On July 9-10, 2013, Diamond6 partnered with First Canoe Strategies and Consulting, Inc. to host a very special leadership event for a major US company with international interests. First Canoe, based in Honolulu, includes leadership training and leader development among its core competencies, primarily working with companies based in Hawaii or conducting business there. Seminars can also be packaged for groups from companies based on the mainland that are traveling to or through Hawaii for conventions, off sites, strategic planning sessions or other similar events.
Those who are familiar with the Diamond6 leader training that takes place on the Gettysburg battlefield would recognize the format of the recent event hosted by First Canoe in Honolulu. The foundation of the seminar is based on one of the toughest, best known crucibles for leaders in America’s history—the attack on Pearl Harbor on “A Date Which Will Live in Infamy”, December 7, 1941. On that day, leaders were forged, leadership lessons were learned, and principles were tested that hold enormous value—and relevance—for the leaders of any organization who face tough decisions and the requirement to “make it happen” in an environment of great uncertainty or crisis.
Similar to the Gettysburg experience, Diamond6 and First Canoe facilitators took participants to key vantage points overlooking the sites where leaders took action, made decisions, and otherwise shaped the course of the battle that day, ultimately setting the course of history. At each stop the conversation focused on an important leadership topic:
- Pearl Harbor and “Battleship Row”—How does the company adapt to new technologies?
- Hospital Point (the site of the emergency grounding of the USS Nevada after the initial attack)—How can our leaders make fast decisions in a crisis and get out ahead of the competition or a looming problem?
- Hickam and Wheeler Airfields—Where do we see examples of “groupthink” in the company, and does it have us “lined up on a runway” vulnerable to unexpected surprises?
- Fort Shafter (“The Pineapple Pentagon”)—What is the difference between authority and responsibility? Do we have each allocated appropriately?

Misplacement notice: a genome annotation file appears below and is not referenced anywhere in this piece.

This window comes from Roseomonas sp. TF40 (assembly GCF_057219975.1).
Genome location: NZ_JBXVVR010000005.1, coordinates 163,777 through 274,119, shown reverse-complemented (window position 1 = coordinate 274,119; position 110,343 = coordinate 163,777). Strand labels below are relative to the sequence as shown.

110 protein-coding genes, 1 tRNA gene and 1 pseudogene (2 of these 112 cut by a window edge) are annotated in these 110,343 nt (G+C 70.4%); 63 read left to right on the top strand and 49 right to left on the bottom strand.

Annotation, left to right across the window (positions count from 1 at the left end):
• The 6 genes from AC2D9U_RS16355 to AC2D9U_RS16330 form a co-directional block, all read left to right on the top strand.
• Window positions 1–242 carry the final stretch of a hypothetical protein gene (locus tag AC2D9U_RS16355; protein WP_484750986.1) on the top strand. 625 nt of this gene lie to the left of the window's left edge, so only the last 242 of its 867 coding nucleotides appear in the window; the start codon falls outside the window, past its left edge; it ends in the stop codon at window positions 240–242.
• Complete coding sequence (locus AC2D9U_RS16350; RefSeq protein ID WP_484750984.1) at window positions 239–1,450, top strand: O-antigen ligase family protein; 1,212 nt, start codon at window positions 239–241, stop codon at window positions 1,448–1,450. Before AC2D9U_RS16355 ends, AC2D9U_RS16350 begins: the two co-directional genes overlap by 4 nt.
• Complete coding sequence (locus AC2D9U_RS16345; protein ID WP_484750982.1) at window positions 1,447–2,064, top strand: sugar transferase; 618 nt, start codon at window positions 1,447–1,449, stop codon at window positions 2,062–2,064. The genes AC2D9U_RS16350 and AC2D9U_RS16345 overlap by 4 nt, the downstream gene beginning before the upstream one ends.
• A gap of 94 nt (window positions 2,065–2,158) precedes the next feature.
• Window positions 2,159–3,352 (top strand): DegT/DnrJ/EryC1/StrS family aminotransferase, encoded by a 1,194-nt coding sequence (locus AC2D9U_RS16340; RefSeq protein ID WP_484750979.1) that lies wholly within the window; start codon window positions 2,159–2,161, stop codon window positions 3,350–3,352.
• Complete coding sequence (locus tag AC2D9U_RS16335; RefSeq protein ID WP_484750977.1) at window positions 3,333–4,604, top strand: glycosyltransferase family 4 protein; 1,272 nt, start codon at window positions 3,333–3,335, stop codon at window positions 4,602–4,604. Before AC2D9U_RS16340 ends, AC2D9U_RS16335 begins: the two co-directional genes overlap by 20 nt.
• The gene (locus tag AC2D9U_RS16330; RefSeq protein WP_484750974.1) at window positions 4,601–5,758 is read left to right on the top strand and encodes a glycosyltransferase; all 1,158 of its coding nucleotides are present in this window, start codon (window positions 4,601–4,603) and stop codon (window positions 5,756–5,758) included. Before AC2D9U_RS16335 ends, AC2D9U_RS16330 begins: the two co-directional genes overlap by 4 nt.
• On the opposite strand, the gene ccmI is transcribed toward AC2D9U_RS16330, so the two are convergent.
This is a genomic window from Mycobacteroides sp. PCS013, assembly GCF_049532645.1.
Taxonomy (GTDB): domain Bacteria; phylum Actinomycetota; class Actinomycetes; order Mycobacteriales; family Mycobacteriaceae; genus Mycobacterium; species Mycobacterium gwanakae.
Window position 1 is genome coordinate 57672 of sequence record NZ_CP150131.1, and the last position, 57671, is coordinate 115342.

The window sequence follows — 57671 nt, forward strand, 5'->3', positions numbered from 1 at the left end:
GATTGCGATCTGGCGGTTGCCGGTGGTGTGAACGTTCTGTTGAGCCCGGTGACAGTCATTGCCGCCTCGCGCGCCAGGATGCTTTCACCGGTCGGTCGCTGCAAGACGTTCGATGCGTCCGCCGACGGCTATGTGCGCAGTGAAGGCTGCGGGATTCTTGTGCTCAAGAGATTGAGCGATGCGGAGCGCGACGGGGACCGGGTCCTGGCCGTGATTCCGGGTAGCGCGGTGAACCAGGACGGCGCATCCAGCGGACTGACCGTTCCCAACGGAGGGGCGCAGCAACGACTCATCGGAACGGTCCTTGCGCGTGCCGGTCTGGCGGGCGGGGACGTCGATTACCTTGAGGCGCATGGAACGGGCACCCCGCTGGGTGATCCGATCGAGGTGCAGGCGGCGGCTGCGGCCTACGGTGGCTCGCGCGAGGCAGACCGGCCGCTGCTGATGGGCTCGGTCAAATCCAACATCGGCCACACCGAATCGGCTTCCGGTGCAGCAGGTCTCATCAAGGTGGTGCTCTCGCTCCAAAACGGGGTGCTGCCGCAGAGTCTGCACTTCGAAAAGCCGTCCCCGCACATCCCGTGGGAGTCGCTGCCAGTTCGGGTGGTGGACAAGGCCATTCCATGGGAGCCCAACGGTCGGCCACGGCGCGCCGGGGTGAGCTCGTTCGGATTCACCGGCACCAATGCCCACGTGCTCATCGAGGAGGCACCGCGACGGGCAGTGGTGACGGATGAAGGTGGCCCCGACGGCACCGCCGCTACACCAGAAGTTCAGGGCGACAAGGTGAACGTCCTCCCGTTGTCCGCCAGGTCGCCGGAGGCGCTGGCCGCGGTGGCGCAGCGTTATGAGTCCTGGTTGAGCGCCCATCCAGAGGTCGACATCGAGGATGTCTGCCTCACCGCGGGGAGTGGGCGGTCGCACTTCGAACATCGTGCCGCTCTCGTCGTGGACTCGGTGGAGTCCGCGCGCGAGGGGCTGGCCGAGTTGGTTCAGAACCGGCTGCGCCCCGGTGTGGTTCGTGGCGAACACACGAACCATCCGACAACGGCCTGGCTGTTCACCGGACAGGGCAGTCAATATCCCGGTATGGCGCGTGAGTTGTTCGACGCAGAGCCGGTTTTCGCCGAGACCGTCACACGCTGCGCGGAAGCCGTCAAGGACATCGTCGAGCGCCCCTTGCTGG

- The Punchbowl—Do we understand our organizational culture, and is it conducive to our operations?
The seminar also included time for group discussion and reflection. Some key insights that participants surfaced at these sessions included:
- The Power of the Few: how individual leaders can make a difference for the entire organization.
- Inspirational Leadership: the importance of a motivated and motivational leader.
- Crisis—Danger and Opportunity: how to seize the opportunity and hedge against the effects of danger
- Information and Knowledge: the difference between the two, and how to turn information into knowledge.
- Decision Making: how and when to make decisions, or decide not to.
- Leading the Boss: how to get the decisions and guidance you need to do your job.
- Effective Communications: how to make them the standard in the company.
Based on the survey administered at the end of the session, the experience was both valuable and enjoyable. Some sample comments:
- “Well prepared, planned, and executed by very professional people…” (An assistant to the company’s vice president)
- “All of the seminar was highly impactful, not just one particular part…” (A mid-level manager)
- “I would definitely recommend this seminar to my industry friends…” (A mid-level manager)
- “The participants were “wowed”, with some saying that it was their best training ever!” (Corporate Vice President)
For more information on First Canoe or the “Date Which Will Live in Infamy” Leadership Seminar, go to http://firstcanoe.com or send an e-mail to Crissy Gayagas (President and Founding Partner) at email@example.com. Seminar information is also available through Diamond6 at www.diamondsixleadership.com or firstname.lastname@example.org